Netanyahu has agreed to share data with Pfizer examining exactly what happens next to every person who has a jab. Although their names won’t be used, information about how they react to the jab is vital not only because it is a totally new vaccine but also for the next stage of fighting the pandemic and any more mutant strains. 

Israel is also said to be paying at least twice as much for the jab as Europeans. But the cost of lockdown has presumably been weighed up against the cost of getting the vaccines in as quickly as possible. Israel has also started getting jabs from Moderna and the Oxford AstraZeneca one; the more jabs the merrier. 

This has been a huge community effort of which Israelis are rightly proud. But not everyone is looking on with admiration. 

The country has come in for criticism for not vaccinating Palestinians and that needs to be examined in a little detail; it’s not a black and white issue but one with endless shades of grey. 

Arab Israelis in Israel (around 20 per cent of the population) are being vaccinated along with their fellow citizens. Palestinian prisoners in Israeli jails will be vaccinated at the same rate as Jewish ones. Palestinians living in East Jerusalem have also been offered the vaccine. The difference is in the areas of the West Bank controlled by the Palestinian Authority, and Gaza, controlled by Hamas – although they are lumped together, they are very different too. 

The West Bank (on the West Bank of the River Jordan) has a degree of self-rule. Certain areas are completely Palestinian controlled, others are under the military jurisdiction of Israel. Palestinians from this area come in and out of Israel to work. Although there are frequent tensions, there is a degree of peace between the Israel and the PA, and they work together behind the scenes on policing and security. 

Israel disengaged completely from Gaza, which also has a border in Egypt, in 2005 but retains control over its airspace and territorial waters. In 2006 Gazans voted for Hamas, a terrorist organisation which has vowed to wipe Israel out, as their leaders. Since then, there has been a state of almost constant aggression on the border. Rockets are regularly fired at Israeli towns from Gaza – and often the retaliation is swift and brutal. 

The Geneva Convention’s Article 56 states that an occupier has the duty to do what it can to ‘combat the spread of contagious diseases and epidemics’.  But the Oslo Accords say the Palestinians should be in charge of most aspects of civilian life including their healthcare and the Palestinians have always sorted their own vaccines.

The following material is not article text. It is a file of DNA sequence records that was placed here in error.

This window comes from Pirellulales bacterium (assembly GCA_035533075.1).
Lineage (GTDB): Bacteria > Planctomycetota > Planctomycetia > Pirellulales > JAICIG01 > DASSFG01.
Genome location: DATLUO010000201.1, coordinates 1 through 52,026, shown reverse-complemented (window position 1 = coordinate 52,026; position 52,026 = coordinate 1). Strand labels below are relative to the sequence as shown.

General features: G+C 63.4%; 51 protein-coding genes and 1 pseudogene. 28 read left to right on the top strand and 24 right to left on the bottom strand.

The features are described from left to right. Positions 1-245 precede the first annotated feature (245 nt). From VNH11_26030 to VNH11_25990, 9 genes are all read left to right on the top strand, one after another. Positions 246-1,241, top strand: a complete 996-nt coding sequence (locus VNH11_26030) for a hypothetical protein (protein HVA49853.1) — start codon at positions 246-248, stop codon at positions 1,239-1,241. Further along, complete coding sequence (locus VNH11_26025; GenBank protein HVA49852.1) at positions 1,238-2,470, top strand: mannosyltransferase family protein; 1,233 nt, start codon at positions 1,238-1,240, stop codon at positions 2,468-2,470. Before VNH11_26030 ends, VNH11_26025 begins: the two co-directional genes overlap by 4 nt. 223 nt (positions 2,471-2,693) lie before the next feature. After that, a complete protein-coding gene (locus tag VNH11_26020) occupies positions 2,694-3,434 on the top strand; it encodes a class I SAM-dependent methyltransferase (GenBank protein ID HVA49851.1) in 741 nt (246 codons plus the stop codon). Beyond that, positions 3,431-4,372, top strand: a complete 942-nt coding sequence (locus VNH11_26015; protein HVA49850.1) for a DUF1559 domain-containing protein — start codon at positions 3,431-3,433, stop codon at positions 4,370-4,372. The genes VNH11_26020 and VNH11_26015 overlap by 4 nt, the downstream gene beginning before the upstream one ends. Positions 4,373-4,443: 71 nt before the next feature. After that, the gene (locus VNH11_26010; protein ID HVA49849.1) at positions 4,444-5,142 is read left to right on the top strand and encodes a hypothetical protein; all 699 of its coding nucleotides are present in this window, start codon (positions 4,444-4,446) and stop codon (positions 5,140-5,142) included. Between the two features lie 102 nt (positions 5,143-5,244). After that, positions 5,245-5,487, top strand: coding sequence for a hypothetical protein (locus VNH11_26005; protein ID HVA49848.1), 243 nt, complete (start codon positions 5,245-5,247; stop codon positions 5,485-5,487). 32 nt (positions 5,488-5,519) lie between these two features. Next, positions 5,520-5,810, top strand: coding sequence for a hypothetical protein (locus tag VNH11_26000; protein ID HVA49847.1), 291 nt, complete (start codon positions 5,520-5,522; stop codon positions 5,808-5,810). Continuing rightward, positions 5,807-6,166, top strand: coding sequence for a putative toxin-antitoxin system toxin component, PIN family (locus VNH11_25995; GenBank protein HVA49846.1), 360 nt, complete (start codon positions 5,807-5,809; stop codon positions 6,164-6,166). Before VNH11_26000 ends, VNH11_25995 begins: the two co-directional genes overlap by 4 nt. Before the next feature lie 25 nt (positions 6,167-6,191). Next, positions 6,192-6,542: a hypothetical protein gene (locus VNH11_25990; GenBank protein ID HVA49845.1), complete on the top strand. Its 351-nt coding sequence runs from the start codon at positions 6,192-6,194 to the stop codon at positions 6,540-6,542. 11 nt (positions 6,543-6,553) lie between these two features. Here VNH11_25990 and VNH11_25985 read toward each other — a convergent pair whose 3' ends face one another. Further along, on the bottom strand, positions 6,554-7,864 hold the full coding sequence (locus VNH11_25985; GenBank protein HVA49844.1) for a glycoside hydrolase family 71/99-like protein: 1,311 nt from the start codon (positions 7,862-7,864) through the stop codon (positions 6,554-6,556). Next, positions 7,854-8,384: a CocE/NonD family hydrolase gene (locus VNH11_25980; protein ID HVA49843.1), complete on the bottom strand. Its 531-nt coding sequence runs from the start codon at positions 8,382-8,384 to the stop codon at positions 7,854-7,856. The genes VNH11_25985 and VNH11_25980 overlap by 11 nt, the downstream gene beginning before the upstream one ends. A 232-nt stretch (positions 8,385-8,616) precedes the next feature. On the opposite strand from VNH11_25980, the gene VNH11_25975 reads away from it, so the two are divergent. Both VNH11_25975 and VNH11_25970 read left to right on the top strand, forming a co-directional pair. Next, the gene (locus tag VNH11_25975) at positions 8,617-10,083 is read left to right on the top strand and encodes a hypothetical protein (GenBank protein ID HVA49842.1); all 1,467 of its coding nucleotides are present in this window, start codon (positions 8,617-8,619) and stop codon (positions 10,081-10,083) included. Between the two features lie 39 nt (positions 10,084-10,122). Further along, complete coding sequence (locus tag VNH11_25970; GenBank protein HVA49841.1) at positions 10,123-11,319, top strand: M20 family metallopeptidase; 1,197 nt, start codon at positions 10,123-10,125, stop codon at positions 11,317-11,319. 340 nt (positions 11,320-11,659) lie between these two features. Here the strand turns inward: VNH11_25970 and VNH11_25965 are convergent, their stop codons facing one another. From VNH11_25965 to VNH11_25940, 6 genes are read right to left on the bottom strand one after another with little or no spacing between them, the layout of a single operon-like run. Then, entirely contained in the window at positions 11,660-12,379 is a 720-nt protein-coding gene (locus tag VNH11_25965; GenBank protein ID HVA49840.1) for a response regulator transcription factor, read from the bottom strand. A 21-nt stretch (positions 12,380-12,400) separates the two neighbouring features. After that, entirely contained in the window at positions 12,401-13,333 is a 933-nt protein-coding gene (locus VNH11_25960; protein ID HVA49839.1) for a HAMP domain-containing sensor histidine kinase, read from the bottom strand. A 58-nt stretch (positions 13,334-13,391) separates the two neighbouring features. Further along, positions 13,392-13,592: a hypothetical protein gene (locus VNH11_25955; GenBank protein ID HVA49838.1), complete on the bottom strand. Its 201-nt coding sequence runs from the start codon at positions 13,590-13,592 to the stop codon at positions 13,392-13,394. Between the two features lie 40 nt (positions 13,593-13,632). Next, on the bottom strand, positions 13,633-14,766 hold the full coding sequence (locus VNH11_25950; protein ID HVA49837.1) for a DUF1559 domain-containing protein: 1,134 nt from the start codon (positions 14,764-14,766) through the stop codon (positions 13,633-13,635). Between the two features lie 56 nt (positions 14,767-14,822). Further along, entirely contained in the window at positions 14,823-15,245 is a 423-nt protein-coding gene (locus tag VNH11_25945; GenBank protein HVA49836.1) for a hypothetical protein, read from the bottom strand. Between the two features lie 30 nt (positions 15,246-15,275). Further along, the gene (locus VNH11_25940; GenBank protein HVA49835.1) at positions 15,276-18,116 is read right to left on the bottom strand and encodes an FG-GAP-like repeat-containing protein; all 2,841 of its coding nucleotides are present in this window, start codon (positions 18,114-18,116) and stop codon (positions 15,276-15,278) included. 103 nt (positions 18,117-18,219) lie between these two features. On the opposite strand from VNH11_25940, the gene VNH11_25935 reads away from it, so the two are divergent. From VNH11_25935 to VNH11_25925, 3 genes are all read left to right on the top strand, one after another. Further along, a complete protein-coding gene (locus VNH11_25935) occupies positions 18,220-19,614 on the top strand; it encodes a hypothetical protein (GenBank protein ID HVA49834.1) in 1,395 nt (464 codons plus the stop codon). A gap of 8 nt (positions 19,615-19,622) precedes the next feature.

To say there is huge distrust between Israel and the two Palestinians organisations would be an understatement. To ask for help from the Israelis is almost considered akin to being in collaboration with the enemy. Meanwhile, Israel’s priority, like all other nations, is vaccinating its own citizens first.

It is hard to know that if Palestinian people, steeped from school age in antisemitic theories about Jews, would even be happy to take vaccines from them? Israel has sent 100 vaccine doses to the PA as a ‘humanitarian gesture’ but the Palestinians won’t even admit having receiving them – let alone who they were given to. 

But morals come into it too. A growing clamour from organisations always willing to attack Israel has been joined by some Jewish diaspora voices saying Israel has a moral incentive to vaccinate Palestinians, even if it doesn’t have a legal one. 

That will become more pressing as Palestinians struggle to get their hands on any vaccines. They were hoping for vaccines from Russia but the authorities in Moscow have now held some of those back as they want to ensure there is enough stock for their own citizens. The World Health Organisation is also meant to be sourcing vaccines for the Palestinians, but so far has only agreed to come up with 20 per cent of the required doses that will be needed and that won’t be until March. Only AstraZeneca with the Oxford vaccine has agreed to ship some to Palestine – but also not until March. 

The Palestinians in the West Bank have now put in a semi formal request for the vaccine from Israel for its frontline health workers. Israel has agreed to help but only once it has sorted out its own most vulnerable citizens – there is very little internal disagreement with this. As it is, they might have finished vaccinating most of their citizens before the first vaccines promised from other countries arrive. 

The Covid crisis has seen borders shut, flights cancelled and every nation fend for itself. It’s hard to work out why people think Israel should behave any differently in this complex situation. And yet it often seems easier to attack Israel than actually examine the complexity of it. 

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Nicole Lampert

Nicole Lampert is a freelance journalist. A former showbusiness editor of the Daily Mail, she is also a best selling ghost writer, and now specialises in entertainment and opinion pieces. You can see her work in the Daily Mail, Drama Quarterly, Haaretz, The Spectator, The Independent, The Jewish Chronicle and Glamour.

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  1. Every country would look after their own first. I think it’s a vaccination program that should be emulated in Europe.